A link to the video will be submitted to Western SARE privately and the video will be made public as soon as ESA has made its decision regarding the competition.

WEBSITE: In 2014 a new website “Hawaii Pollinator Resource Center” was created with the goal of reaching the local farmers and ag. professionals.


This website was a main component of our Proposal Objective # 3 and over the course of this grant period we have continued to build and add resources to this website. Some of these resources are in Ilocano, Tagalog, and Spanish in order to reach local Filipino immigrant farmers and Latino beekeepers, which are often hired by the big commercial queen breeders.

In order to make the website have a broader appeal we have included links to educational materials from other sources. Among these is a series of PBS videos called “You’re your Food” about agricultural sustainability (see links on home page under NEWS), recent links to TED’s talks, and a list of EPA approved chemicals to fight the most problematic bee pest the varroa mite.

We continue to monitor the traffic to our website in the FatCow hosting service and we are pleased to say it is increasing.

The number of hits/day has almost tripled compared to what it was as when we first created the website, now reaching 113 hits/day.

We anticipate more growth as new material from the Tropical Beekeeping Book gets added to the website.

The number of pages viewed daily has continued to grow since 2015, and is now at 38.5 pages/day. A great sign reflecting our ability to deliver information through this website.

Finally, on average 250,000 Kbytes of information gets downloaded from our website each month. Suggesting interest from the part of the site visitors.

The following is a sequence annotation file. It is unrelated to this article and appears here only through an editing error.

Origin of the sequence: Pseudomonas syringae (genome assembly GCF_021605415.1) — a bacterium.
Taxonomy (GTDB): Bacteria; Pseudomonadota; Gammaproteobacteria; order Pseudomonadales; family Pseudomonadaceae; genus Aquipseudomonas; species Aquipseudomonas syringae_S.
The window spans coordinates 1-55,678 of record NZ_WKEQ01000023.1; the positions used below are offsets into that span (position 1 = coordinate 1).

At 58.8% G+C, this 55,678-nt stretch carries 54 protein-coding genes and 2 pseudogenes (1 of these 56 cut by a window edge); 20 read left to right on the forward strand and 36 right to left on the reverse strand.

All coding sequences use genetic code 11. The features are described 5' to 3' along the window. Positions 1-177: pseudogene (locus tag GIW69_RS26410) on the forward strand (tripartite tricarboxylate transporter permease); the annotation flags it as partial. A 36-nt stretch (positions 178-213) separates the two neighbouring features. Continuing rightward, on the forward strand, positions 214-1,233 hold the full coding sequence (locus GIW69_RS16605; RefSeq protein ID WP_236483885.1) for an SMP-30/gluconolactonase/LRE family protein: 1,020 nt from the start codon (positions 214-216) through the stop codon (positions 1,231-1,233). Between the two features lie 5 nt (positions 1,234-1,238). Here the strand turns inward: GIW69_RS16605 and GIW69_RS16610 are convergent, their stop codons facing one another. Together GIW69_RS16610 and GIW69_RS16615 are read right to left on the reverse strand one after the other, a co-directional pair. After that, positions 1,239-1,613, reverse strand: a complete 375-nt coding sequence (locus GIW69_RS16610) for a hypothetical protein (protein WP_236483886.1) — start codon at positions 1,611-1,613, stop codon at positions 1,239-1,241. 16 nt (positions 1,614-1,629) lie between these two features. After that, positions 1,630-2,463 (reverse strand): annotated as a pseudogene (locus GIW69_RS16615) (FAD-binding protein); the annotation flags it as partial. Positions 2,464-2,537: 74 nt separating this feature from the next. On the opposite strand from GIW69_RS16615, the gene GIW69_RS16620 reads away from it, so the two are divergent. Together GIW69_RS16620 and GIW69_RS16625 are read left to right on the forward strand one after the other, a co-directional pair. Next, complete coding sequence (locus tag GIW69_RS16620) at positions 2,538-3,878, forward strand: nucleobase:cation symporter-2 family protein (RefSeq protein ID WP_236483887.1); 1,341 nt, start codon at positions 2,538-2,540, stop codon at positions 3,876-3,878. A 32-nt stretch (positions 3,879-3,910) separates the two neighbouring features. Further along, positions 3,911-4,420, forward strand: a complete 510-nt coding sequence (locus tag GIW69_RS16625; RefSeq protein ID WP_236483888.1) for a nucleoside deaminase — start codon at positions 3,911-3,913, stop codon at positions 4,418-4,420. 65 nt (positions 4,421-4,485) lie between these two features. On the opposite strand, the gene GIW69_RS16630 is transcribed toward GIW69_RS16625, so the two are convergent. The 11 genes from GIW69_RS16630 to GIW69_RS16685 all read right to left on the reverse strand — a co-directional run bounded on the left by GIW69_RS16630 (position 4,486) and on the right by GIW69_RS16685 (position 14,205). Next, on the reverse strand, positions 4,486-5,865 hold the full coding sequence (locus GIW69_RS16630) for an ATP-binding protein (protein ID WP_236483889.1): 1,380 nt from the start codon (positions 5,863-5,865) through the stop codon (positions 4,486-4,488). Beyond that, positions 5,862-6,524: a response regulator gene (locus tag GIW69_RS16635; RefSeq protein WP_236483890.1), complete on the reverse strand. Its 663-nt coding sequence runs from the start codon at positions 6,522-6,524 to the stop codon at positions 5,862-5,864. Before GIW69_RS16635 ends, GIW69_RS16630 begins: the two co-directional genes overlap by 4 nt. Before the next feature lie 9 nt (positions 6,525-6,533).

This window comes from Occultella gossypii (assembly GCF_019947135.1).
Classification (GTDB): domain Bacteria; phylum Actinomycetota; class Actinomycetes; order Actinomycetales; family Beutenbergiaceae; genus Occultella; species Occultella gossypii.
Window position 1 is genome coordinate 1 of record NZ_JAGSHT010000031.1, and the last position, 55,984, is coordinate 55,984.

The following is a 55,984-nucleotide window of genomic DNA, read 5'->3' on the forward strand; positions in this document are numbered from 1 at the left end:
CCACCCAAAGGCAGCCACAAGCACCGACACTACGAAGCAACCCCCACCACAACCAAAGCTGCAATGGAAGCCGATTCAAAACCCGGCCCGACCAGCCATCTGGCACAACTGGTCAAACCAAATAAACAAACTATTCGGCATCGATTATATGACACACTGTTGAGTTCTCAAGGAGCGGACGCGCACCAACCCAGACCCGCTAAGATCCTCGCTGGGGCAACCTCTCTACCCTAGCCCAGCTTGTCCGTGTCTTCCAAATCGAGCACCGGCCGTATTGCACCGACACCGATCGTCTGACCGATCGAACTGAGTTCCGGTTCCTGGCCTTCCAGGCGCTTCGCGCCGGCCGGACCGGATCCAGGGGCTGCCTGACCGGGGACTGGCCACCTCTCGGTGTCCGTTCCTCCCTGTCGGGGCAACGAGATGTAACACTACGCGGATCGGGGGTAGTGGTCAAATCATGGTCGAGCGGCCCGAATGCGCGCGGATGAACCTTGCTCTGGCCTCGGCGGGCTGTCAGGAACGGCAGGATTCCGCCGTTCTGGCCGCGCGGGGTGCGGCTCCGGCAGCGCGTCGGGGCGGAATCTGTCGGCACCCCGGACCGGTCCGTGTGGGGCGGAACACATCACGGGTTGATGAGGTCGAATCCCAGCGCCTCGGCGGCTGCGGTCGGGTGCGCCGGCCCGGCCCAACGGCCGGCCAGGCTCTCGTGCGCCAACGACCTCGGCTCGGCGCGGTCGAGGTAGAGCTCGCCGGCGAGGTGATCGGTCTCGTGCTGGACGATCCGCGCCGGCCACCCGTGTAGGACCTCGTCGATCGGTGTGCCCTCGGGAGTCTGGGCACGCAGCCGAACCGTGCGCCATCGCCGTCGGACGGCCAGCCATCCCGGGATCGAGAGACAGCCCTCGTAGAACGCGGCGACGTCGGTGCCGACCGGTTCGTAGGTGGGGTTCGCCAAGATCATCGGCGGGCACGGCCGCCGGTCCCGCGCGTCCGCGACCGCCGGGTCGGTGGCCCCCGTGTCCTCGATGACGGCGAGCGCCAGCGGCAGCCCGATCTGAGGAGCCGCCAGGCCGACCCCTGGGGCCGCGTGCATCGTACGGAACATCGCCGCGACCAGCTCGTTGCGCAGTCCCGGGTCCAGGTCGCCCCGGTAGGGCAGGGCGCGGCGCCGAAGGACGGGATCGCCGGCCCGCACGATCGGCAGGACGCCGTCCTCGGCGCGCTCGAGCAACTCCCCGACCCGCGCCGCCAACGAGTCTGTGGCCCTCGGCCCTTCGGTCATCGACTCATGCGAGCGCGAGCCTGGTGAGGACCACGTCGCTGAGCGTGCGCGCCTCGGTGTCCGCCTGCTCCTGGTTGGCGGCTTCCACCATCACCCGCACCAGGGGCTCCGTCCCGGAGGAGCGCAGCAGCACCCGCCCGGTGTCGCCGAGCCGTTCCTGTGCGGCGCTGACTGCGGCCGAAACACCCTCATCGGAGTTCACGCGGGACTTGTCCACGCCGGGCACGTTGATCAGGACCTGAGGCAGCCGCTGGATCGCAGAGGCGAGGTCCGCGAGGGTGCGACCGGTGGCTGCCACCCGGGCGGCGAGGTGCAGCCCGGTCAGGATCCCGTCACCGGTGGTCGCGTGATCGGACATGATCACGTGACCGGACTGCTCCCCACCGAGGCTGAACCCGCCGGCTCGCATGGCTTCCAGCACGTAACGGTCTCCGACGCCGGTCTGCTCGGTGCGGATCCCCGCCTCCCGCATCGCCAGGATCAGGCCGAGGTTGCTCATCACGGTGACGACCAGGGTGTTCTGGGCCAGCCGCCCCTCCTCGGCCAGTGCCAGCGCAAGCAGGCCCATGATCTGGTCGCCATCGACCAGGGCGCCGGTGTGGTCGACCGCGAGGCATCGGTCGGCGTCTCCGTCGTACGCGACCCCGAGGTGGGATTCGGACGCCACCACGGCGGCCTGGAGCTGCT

Education & Outreach Initiatives

Workshops and outreach

Our Education and Outreach activities encompass training to Ag Professionals (Extension Agents) to young children. We aim to increase awareness about local food production, and in our case we emphasized how bees contribute to food production. Examples of activities are provided


2016- Annual meeting of the Western Apicultural Society (WAS) in Honolulu. This large multi-state meeting allowed us to reach western state beekeepers and growers of bee dependent crops. We shared 4 oral presentations at the meeting.

2015 – Pollinators at the ZOO event – Honolulu Zoo all day educational event about pollinators. 

2014 Grow Hawaiian Festival This all day event was aimed at the general public but is attended by a number of growers, especially those with an interest in theenvironment and conservation.



Outcomes and impacts:

Our work with the community and the importance of bees in Hawaii has been recently highlighted by this UH News video







Educational & Outreach Activities

50 Consultations
20 Curricula, factsheets or educational tools
20 On-farm demonstrations
10 Tours
10 Webinars / talks / presentations
30 Workshop field days

Participation Summary:

30 Extension
15 Researchers
10 Nonprofit
10 Agency
200 Farmers/ranchers

Learning Outcomes

200 Participants gained or increased knowledge, skills and/or attitudes about sustainable agriculture topics, practices, strategies, approaches
30 Ag professionals intend to use knowledge, attitudes, skills and/or awareness learned

Project Outcomes

2 Grants received that built upon this project
2 New working collaborations
Project outcomes:


The project is succeeding in creating a community of interested and more ecologically aware beekeepers and farmers. The change in attitude expressed by the participants in the workshops indicates a positive impact of being exposed to lectures, lab activities, and field experiences. The educational materials, although a bit slow in development, are being created with high standards and expectations, and we are confident that the end result will be accurate, attractive, and useful to the stakeholders.